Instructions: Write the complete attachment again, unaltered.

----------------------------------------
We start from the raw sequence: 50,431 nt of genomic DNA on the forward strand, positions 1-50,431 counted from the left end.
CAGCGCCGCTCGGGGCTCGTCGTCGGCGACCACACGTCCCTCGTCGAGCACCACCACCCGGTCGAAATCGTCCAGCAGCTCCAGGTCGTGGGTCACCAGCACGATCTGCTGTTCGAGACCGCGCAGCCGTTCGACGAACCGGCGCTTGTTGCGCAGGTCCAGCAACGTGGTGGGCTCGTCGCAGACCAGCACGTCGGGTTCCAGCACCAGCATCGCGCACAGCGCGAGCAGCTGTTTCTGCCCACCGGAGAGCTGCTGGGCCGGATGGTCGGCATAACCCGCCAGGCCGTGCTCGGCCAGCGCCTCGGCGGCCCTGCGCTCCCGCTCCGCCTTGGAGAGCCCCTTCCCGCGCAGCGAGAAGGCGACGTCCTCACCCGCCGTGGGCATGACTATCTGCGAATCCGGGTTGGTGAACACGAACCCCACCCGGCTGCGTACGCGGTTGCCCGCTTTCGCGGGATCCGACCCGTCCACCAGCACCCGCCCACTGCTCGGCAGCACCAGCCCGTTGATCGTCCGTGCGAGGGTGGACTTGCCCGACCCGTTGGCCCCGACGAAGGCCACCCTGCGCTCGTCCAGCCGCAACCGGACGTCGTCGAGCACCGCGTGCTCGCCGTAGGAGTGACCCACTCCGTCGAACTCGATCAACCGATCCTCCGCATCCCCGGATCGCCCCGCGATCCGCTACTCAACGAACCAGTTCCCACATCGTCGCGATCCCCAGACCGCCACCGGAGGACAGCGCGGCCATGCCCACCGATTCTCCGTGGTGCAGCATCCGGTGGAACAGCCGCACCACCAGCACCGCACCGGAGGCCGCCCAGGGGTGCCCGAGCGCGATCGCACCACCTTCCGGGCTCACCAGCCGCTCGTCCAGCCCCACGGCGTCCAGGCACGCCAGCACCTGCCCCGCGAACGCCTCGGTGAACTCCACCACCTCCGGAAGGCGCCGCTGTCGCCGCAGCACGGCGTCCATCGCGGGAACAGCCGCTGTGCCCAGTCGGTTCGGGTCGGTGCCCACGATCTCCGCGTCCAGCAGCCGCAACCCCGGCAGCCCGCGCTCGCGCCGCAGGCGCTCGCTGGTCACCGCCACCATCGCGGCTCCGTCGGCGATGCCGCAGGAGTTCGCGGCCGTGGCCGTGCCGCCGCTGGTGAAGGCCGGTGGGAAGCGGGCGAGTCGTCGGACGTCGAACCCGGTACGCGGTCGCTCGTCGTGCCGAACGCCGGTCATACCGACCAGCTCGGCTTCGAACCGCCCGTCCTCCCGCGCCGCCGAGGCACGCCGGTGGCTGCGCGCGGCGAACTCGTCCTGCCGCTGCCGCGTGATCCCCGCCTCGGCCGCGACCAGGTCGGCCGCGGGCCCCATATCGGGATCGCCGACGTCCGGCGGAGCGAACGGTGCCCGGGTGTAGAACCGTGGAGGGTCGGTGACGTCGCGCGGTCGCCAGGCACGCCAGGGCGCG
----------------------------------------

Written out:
We start from the raw sequence: 50,431 nt of genomic DNA on the forward strand, positions 1-50,431 counted from the left end.
CAGCGCCGCTCGGGGCTCGTCGTCGGCGACCACACGTCCCTCGTCGAGCACCACCACCCGGTCGAAATCGTCCAGCAGCTCCAGGTCGTGGGTCACCAGCACGATCTGCTGTTCGAGACCGCGCAGCCGTTCGACGAACCGGCGCTTGTTGCGCAGGTCCAGCAACGTGGTGGGCTCGTCGCAGACCAGCACGTCGGGTTCCAGCACCAGCATCGCGCACAGCGCGAGCAGCTGTTTCTGCCCACCGGAGAGCTGCTGGGCCGGATGGTCGGCATAACCCGCCAGGCCGTGCTCGGCCAGCGCCTCGGCGGCCCTGCGCTCCCGCTCCGCCTTGGAGAGCCCCTTCCCGCGCAGCGAGAAGGCGACGTCCTCACCCGCCGTGGGCATGACTATCTGCGAATCCGGGTTGGTGAACACGAACCCCACCCGGCTGCGTACGCGGTTGCCCGCTTTCGCGGGATCCGACCCGTCCACCAGCACCCGCCCACTGCTCGGCAGCACCAGCCCGTTGATCGTCCGTGCGAGGGTGGACTTGCCCGACCCGTTGGCCCCGACGAAGGCCACCCTGCGCTCGTCCAGCCGCAACCGGACGTCGTCGAGCACCGCGTGCTCGCCGTAGGAGTGACCCACTCCGTCGAACTCGATCAACCGATCCTCCGCATCCCCGGATCGCCCCGCGATCCGCTACTCAACGAACCAGTTCCCACATCGTCGCGATCCCCAGACCGCCACCGGAGGACAGCGCGGCCATGCCCACCGATTCTCCGTGGTGCAGCATCCGGTGGAACAGCCGCACCACCAGCACCGCACCGGAGGCCGCCCAGGGGTGCCCGAGCGCGATCGCACCACCTTCCGGGCTCACCAGCCGCTCGTCCAGCCCCACGGCGTCCAGGCACGCCAGCACCTGCCCCGCGAACGCCTCGGTGAACTCCACCACCTCCGGAAGGCGCCGCTGTCGCCGCAGCACGGCGTCCATCGCGGGAACAGCCGCTGTGCCCAGTCGGTTCGGGTCGGTGCCCACGATCTCCGCGTCCAGCAGCCGCAACCCCGGCAGCCCGCGCTCGCGCCGCAGGCGCTCGCTGGTCACCGCCACCATCGCGGCTCCGTCGGCGATGCCGCAGGAGTTCGCGGCCGTGGCCGTGCCGCCGCTGGTGAAGGCCGGTGGGAAGCGGGCGAGTCGTCGGACGTCGAACCCGGTACGCGGTCGCTCGTCGTGCCGAACGCCGGTCATACCGACCAGCTCGGCTTCGAACCGCCCGTCCTCCCGCGCCGCCGAGGCACGCCGGTGGCTGCGCGCGGCGAACTCGTCCTGCCGCTGCCGCGTGATCCCCGCCTCGGCCGCGACCAGGTCGGCCGCGGGCCCCATATCGGGATCGCCGACGTCCGGCGGAGCGAACGGTGCCCGGGTGTAGAACCGTGGAGGGTCGGTGACGTCGCGCGGTCGCCAGGCACGCCAGGGCGCG